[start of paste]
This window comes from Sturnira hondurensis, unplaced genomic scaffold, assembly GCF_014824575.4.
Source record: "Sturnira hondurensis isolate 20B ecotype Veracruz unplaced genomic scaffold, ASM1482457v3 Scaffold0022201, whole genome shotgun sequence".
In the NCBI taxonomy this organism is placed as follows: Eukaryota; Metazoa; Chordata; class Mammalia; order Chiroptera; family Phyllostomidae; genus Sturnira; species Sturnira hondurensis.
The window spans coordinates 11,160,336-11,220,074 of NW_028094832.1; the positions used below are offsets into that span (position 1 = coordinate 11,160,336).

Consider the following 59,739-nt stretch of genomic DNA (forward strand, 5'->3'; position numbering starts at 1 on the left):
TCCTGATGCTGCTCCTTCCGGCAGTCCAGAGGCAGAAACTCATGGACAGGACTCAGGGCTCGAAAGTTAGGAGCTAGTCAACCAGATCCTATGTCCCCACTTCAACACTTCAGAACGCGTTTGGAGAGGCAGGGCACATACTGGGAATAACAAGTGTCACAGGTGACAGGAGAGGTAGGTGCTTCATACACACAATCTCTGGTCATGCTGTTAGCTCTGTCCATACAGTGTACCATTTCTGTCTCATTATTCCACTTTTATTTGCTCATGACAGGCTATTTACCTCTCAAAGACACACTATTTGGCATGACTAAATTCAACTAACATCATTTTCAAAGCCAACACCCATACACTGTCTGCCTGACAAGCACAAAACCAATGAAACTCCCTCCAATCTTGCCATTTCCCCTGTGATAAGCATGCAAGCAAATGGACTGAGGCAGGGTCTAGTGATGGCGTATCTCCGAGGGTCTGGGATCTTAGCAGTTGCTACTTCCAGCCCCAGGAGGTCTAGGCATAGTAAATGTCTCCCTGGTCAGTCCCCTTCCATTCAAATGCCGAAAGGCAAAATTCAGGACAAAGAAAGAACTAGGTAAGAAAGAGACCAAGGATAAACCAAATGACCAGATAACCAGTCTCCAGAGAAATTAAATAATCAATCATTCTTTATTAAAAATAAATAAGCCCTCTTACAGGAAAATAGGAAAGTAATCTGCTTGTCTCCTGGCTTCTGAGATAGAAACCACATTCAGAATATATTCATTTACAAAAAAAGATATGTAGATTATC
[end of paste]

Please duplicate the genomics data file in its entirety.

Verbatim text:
This window comes from Sturnira hondurensis, unplaced genomic scaffold, assembly GCF_014824575.4.
Source record: "Sturnira hondurensis isolate 20B ecotype Veracruz unplaced genomic scaffold, ASM1482457v3 Scaffold0022201, whole genome shotgun sequence".
In the NCBI taxonomy this organism is placed as follows: Eukaryota; Metazoa; Chordata; class Mammalia; order Chiroptera; family Phyllostomidae; genus Sturnira; species Sturnira hondurensis.
The window spans coordinates 11,160,336-11,220,074 of NW_028094832.1; the positions used below are offsets into that span (position 1 = coordinate 11,160,336).

Consider the following 59,739-nt stretch of genomic DNA (forward strand, 5'->3'; position numbering starts at 1 on the left):
TCCTGATGCTGCTCCTTCCGGCAGTCCAGAGGCAGAAACTCATGGACAGGACTCAGGGCTCGAAAGTTAGGAGCTAGTCAACCAGATCCTATGTCCCCACTTCAACACTTCAGAACGCGTTTGGAGAGGCAGGGCACATACTGGGAATAACAAGTGTCACAGGTGACAGGAGAGGTAGGTGCTTCATACACACAATCTCTGGTCATGCTGTTAGCTCTGTCCATACAGTGTACCATTTCTGTCTCATTATTCCACTTTTATTTGCTCATGACAGGCTATTTACCTCTCAAAGACACACTATTTGGCATGACTAAATTCAACTAACATCATTTTCAAAGCCAACACCCATACACTGTCTGCCTGACAAGCACAAAACCAATGAAACTCCCTCCAATCTTGCCATTTCCCCTGTGATAAGCATGCAAGCAAATGGACTGAGGCAGGGTCTAGTGATGGCGTATCTCCGAGGGTCTGGGATCTTAGCAGTTGCTACTTCCAGCCCCAGGAGGTCTAGGCATAGTAAATGTCTCCCTGGTCAGTCCCCTTCCATTCAAATGCCGAAAGGCAAAATTCAGGACAAAGAAAGAACTAGGTAAGAAAGAGACCAAGGATAAACCAAATGACCAGATAACCAGTCTCCAGAGAAATTAAATAATCAATCATTCTTTATTAAAAATAAATAAGCCCTCTTACAGGAAAATAGGAAAGTAATCTGCTTGTCTCCTGGCTTCTGAGATAGAAACCACATTCAGAATATATTCATTTACAAAAAAAGATATGTAGATTATC